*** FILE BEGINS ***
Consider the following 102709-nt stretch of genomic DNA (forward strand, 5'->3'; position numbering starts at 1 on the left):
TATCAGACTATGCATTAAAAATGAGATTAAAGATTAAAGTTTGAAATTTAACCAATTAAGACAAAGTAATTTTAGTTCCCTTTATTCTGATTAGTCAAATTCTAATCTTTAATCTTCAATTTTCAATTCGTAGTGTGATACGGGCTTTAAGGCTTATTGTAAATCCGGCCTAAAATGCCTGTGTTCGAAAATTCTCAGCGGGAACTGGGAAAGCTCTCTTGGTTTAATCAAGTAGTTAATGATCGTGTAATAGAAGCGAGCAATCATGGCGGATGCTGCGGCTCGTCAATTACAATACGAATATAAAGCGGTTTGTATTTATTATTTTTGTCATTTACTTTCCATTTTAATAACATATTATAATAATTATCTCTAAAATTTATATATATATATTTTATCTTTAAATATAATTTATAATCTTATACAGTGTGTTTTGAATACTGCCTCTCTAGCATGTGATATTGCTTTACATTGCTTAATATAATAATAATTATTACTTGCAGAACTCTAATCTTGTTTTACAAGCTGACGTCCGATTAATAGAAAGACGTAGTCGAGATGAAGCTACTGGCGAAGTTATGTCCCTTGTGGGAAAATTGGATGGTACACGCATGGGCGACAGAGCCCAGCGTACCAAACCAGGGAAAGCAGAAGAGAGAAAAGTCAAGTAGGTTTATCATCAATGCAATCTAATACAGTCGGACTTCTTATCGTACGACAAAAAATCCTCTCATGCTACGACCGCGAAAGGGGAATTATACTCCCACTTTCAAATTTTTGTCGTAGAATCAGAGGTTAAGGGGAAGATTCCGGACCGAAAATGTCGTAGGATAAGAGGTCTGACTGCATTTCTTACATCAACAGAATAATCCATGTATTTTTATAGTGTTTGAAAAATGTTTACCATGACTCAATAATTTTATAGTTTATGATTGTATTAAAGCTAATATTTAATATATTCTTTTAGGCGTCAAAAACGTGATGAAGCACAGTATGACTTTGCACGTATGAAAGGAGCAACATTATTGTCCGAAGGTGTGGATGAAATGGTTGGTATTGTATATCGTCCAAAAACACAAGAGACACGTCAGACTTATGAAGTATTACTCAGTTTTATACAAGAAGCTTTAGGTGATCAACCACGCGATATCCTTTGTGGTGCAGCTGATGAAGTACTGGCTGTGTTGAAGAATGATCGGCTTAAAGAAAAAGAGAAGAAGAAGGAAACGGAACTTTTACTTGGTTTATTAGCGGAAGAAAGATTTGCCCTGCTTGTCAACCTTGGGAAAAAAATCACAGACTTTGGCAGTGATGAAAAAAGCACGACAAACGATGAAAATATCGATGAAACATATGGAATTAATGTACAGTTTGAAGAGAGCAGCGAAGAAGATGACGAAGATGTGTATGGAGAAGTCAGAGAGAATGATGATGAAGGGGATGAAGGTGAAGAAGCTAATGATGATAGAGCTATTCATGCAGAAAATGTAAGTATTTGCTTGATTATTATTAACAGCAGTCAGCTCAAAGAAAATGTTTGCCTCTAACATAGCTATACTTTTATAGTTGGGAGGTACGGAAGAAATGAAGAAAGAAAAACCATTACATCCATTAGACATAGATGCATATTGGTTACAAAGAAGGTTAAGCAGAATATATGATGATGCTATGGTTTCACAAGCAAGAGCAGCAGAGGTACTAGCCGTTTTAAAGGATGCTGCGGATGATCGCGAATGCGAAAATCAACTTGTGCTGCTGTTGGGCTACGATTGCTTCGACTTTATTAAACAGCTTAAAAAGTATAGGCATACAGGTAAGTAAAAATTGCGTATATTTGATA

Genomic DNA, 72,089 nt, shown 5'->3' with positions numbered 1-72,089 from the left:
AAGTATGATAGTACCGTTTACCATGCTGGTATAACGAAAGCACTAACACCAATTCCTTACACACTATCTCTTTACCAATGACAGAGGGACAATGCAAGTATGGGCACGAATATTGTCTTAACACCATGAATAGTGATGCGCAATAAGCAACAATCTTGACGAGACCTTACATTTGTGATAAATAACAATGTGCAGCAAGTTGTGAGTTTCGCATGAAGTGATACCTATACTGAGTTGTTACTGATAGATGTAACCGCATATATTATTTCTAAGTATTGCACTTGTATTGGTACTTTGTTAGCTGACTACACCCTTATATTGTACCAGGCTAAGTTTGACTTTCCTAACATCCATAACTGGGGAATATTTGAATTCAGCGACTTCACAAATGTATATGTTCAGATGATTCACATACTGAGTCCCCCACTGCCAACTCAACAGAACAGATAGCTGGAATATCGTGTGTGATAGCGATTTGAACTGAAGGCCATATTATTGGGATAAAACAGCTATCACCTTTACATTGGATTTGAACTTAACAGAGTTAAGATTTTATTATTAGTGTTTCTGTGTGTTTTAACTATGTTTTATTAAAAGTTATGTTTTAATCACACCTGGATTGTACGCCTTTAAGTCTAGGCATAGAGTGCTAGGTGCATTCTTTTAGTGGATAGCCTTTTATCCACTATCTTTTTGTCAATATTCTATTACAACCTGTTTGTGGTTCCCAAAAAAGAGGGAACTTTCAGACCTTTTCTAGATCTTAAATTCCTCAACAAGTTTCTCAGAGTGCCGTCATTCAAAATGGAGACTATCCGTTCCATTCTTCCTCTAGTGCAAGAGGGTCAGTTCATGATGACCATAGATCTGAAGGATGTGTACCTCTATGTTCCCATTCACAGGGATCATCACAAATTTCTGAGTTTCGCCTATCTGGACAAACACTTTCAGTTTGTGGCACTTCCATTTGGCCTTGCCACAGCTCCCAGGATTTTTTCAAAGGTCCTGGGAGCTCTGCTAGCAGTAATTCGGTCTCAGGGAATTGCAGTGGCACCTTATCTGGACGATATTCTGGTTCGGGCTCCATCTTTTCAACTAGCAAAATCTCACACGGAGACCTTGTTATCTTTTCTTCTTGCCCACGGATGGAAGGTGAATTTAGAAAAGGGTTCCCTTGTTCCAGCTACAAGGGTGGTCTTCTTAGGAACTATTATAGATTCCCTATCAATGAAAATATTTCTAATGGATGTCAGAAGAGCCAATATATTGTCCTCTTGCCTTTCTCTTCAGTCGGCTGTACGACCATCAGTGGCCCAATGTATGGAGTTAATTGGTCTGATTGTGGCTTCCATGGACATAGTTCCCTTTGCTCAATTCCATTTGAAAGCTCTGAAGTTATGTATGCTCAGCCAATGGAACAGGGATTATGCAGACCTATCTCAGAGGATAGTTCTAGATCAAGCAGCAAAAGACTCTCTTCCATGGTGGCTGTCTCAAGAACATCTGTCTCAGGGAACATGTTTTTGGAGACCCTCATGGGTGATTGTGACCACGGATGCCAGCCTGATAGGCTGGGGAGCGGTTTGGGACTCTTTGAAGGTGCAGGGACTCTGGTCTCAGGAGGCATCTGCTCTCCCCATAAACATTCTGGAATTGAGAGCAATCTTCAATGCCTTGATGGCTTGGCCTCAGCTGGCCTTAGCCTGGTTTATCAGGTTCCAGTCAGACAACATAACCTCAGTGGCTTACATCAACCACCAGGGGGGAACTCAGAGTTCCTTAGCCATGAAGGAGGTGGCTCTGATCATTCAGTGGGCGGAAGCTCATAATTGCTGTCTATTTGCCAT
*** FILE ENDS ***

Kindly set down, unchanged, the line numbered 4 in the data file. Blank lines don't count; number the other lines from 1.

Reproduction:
AAGTATGATAGTACCGTTTACCATGCTGGTATAACGAAAGCACTAACACCAATTCCTTACACACTATCTCTTTACCAATGACAGAGGGACAATGCAAGTATGGGCACGAATATTGTCTTAACACCATGAATAGTGATGCGCAATAAGCAACAATCTTGACGAGACCTTACATTTGTGATAAATAACAATGTGCAGCAAGTTGTGAGTTTCGCATGAAGTGATACCTATACTGAGTTGTTACTGATAGATGTAACCGCATATATTATTTCTAAGTATTGCACTTGTATTGGTACTTTGTTAGCTGACTACACCCTTATATTGTACCAGGCTAAGTTTGACTTTCCTAACATCCATAACTGGGGAATATTTGAATTCAGCGACTTCACAAATGTATATGTTCAGATGATTCACATACTGAGTCCCCCACTGCCAACTCAACAGAACAGATAGCTGGAATATCGTGTGTGATAGCGATTTGAACTGAAGGCCATATTATTGGGATAAAACAGCTATCACCTTTACATTGGATTTGAACTTAACAGAGTTAAGATTTTATTATTAGTGTTTCTGTGTGTTTTAACTATGTTTTATTAAAAGTTATGTTTTAATCACACCTGGATTGTACGCCTTTAAGTCTAGGCATAGAGTGCTAGGTGCATTCTTTTAGTGGATAGCCTTTTATCCACTATCTTTTTGTCAATATTCTATTACAACCTGTTTGTGGTTCCCAAAAAAGAGGGAACTTTCAGACCTTTTCTAGATCTTAAATTCCTCAACAAGTTTCTCAGAGTGCCGTCATTCAAAATGGAGACTATCCGTTCCATTCTTCCTCTAGTGCAAGAGGGTCAGTTCATGATGACCATAGATCTGAAGGATGTGTACCTCTATGTTCCCATTCACAGGGATCATCACAAATTTCTGAGTTTCGCCTATCTGGACAAACACTTTCAGTTTGTGGCACTTCCATTTGGCCTTGCCACAGCTCCCAGGATTTTTTCAAAGGTCCTGGGAGCTCTGCTAGCAGTAATTCGGTCTCAGGGAATTGCAGTGGCACCTTATCTGGACGATATTCTGGTTCGGGCTCCATCTTTTCAACTAGCAAAATCTCACACGGAGACCTTGTTATCTTTTCTTCTTGCCCACGGATGGAAGGTGAATTTAGAAAAGGGTTCCCTTGTTCCAGCTACAAGGGTGGTCTTCTTAGGAACTATTATAGATTCCCTATCAATGAAAATATTTCTAATGGATGTCAGAAGAGCCAATATATTGTCCTCTTGCCTTTCTCTTCAGTCGGCTGTACGACCATCAGTGGCCCAATGTATGGAGTTAATTGGTCTGATTGTGGCTTCCATGGACATAGTTCCCTTTGCTCAATTCCATTTGAAAGCTCTGAAGTTATGTATGCTCAGCCAATGGAACAGGGATTATGCAGACCTATCTCAGAGGATAGTTCTAGATCAAGCAGCAAAAGACTCTCTTCCATGGTGGCTGTCTCAAGAACATCTGTCTCAGGGAACATGTTTTTGGAGACCCTCATGGGTGATTGTGACCACGGATGCCAGCCTGATAGGCTGGGGAGCGGTTTGGGACTCTTTGAAGGTGCAGGGACTCTGGTCTCAGGAGGCATCTGCTCTCCCCATAAACATTCTGGAATTGAGAGCAATCTTCAATGCCTTGATGGCTTGGCCTCAGCTGGCCTTAGCCTGGTTTATCAGGTTCCAGTCAGACAACATAACCTCAGTGGCTTACATCAACCACCAGGGGGGAACTCAGAGTTCCTTAGCCATGAAGGAGGTGGCTCTGATCATTCAGTGGGCGGAAGCTCATAATTGCTGTCTATTTGCCAT